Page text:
- by Valentin Cartillier
- The Guardian
- Issue #2014
Public housing, Pagewood, Sydney. Photo: Public Housing – commons.wikimedia.org (CC BY 3.0)
The latest Census figures released by the Australian Bureau of Statistics (ABS) have revealed that Australia had over one million unoccupied houses. This is approximately one-tenth of the 10,852,208 private dwellings counted in the 2021 Census. This figure is particularly jarring as Australia descends further into its housing crisis with rising rents and house prices. A closer inspection of the data released by the ABS provides a small glimpse into the broader problem.
A quick survey of the data shows a neat division into three tiers: 31 per cent of people own their houses outright, 35 per cent own their homes with a mortgage, and 30.6 per cent rent with the rest being unclassified. From this it’d be easy to reach the fairly positive conclusion that over two-thirds of adult Australians either own or are on their way to owning their home. This, however, is an incorrect way of understanding the data as there are an enormous number of variables to consider such as: lone households (25.6 per cent) vs family households (70.9 per cent); the number of adult children living at home with parents; the effects of COVID-19; the number of people who are unhoused and so on. But even taking into consideration these variables doesn’t answer the basic question: how is it possible that there are so many unoccupied houses?
A closer look at the data takes us a step closer to understanding this phenomenon. According to the ABS, out of the 10,852,208 dwellings surveyed:
“[O]ne in five households (twenty-one per cent) owned one or more residential properties other than their usual residence. Of those that owned another residential property, almost three quarters (sixty-eight per cent) owned a single property, while one in twenty-five (four per cent) owned four or more properties.”
The above figures reveal more by what they don’t say than by what they do. One-fifth of private households (2,170,000 plus) own at least one property in addition to their usual residence which means that around 4,340,000 private dwellings, nearly half of the total amount of private dwellings recorded by the Census, are owned by approximately one-fifth of surveyed households. Of that fifth, sixty-eight per cent of those households own a second residential property (around 2,950,000 total dwellings owned). This leaves a remaining twenty-eight per cent of dwellings (1,215,000 plus) divided between households owning between two and three properties, and the final four per cent (173,600 plus) divided between households owning four or more properties. It should be noted that this data doesn’t cover foreign ownership of housing, which in any case only accounts for a small percentage of total ownership, due to the relatively tight control of the Foreign Investment Review Board.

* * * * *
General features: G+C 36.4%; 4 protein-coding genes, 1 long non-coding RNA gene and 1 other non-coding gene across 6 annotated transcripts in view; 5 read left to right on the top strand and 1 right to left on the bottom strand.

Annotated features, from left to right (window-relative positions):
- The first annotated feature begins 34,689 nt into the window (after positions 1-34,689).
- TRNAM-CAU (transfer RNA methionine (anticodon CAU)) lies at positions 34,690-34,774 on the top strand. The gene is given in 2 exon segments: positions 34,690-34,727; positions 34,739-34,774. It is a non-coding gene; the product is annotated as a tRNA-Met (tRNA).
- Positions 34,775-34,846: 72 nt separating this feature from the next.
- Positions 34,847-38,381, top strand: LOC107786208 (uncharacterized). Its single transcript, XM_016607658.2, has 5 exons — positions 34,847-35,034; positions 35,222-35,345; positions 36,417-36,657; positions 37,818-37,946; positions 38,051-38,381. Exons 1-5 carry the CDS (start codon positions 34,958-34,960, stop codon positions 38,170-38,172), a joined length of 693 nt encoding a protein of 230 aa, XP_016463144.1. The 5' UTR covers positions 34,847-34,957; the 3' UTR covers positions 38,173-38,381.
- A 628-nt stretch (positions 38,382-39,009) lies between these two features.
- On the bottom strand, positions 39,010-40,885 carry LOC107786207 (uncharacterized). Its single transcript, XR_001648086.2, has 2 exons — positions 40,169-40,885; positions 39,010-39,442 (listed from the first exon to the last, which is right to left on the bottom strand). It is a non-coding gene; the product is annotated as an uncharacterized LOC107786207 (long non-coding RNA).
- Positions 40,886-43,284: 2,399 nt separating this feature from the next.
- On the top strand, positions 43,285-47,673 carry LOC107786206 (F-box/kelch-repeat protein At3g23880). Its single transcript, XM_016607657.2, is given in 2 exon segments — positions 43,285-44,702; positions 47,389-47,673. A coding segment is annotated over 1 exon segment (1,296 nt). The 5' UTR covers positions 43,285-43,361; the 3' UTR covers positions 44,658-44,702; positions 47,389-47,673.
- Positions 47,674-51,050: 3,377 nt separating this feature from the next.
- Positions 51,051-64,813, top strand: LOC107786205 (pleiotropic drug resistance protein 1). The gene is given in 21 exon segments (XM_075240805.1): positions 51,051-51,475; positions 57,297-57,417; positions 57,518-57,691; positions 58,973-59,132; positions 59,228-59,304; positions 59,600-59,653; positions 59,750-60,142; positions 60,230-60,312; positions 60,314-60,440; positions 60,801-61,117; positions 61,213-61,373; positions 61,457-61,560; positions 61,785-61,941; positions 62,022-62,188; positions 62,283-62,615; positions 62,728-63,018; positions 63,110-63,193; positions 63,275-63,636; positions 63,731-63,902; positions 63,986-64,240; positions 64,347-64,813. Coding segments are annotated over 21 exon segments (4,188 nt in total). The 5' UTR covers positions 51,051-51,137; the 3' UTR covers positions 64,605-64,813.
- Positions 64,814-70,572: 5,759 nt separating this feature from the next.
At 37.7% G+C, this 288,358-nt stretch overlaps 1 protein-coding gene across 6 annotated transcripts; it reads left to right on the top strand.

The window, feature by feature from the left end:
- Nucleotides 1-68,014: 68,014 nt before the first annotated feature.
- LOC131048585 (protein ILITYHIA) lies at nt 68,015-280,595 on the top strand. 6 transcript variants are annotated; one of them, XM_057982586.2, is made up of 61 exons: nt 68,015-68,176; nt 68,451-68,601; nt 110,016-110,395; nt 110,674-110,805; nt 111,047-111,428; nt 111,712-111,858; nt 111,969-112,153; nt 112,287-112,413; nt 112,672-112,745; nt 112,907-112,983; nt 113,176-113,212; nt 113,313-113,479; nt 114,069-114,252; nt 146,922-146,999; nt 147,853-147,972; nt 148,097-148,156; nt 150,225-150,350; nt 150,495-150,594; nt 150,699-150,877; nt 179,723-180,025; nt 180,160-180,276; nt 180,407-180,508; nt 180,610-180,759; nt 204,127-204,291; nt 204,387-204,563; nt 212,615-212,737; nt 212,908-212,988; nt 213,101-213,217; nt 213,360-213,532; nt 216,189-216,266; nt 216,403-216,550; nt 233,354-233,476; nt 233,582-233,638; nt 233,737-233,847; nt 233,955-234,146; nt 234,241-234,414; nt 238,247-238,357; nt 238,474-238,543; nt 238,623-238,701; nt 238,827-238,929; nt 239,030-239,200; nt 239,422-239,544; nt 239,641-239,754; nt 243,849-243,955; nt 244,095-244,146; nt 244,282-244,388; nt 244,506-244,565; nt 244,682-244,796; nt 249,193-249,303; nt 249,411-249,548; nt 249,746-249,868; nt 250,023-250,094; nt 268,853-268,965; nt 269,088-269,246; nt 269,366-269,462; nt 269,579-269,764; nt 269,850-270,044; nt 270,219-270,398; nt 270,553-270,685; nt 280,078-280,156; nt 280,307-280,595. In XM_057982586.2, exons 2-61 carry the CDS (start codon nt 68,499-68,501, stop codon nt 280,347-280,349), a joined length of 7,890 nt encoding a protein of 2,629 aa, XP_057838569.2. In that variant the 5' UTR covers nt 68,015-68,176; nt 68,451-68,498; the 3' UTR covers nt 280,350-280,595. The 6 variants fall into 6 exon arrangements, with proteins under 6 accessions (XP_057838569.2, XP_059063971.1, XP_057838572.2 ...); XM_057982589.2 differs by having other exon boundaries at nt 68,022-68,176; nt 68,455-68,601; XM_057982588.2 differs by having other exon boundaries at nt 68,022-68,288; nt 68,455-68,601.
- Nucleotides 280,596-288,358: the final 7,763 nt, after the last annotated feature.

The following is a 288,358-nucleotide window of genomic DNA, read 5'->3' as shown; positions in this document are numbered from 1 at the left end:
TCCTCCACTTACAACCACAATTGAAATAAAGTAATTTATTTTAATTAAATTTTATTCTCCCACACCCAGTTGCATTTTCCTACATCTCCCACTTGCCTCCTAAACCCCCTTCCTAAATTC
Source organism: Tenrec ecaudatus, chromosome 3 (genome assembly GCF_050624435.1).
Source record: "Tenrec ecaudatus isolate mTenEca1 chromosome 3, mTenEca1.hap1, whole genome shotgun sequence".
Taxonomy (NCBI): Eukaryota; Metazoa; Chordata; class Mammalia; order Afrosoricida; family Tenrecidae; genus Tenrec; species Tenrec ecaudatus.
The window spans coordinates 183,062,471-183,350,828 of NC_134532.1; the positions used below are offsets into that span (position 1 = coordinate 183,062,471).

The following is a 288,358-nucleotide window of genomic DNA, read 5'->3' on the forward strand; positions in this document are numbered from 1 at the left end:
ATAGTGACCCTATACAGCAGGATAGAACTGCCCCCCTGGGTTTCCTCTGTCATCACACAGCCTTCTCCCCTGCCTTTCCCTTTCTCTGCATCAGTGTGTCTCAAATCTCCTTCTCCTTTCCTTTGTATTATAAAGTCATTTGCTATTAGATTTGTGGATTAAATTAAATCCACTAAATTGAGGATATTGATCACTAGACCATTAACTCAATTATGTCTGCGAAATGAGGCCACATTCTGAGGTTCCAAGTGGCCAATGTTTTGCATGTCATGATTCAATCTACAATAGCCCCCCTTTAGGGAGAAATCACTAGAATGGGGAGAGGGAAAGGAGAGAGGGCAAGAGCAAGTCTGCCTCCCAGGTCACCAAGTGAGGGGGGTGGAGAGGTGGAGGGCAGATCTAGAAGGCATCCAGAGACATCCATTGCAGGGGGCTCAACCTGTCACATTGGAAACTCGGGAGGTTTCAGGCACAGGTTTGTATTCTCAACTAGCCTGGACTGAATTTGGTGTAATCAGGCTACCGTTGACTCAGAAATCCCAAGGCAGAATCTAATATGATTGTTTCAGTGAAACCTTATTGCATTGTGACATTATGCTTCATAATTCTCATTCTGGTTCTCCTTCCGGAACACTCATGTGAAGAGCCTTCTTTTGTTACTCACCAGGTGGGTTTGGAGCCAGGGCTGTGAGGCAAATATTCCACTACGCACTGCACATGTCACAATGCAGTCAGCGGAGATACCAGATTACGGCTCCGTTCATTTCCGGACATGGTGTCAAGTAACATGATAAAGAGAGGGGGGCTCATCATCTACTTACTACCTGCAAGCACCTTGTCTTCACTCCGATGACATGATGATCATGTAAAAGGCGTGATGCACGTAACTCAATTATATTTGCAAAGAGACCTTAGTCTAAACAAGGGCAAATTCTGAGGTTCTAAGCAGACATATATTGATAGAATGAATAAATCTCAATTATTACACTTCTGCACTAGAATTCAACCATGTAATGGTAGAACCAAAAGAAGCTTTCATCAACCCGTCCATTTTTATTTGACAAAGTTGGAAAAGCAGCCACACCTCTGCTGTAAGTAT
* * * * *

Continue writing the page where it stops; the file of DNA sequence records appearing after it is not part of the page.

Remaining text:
Tucked away amongst additional properties are the aforementioned one million-plus vacant houses. While there can be many motivations for purchasing a second property, ultimately, they serve a singular function: investment. This only poses further, more fundamental questions, which we will discuss over two articles: what does a ‘housing crisis’ mean, what does it look like in this context and how can it be addressed?
The general consensus across the mainstream left is that the solution to this problem is to invest in more affordable and better-quality social housing. The Greens, for example, have promised to build over one million such homes to tackle homelessness, drastically reduce wait times for public and social housing, and to give young people better access to more quality and affordable homes. They also take aim at structural causes of this problem by proposing to end tax breaks for investors, winding back negative gearing and the capital gains tax discount, and introducing rent controls to “ensur[e] security of tenure by backing in European-style long-term leases.”
While these reforms are welcome and do target some of the structural issues like negative gearing and capital gains tax, like all reforms they can only partially alleviate the problem and are also subject to potentially being reversed. Building more social housing ignores the fact that we already have more than enough unoccupied houses to house those who are unhoused and those on social housing waiting lists. We need to abolish the ownership of housing for financial gain, and instead redistribute it to satisfy social need. Part two of this article will analyse the consequences of this fundamental imbalance in the housing market.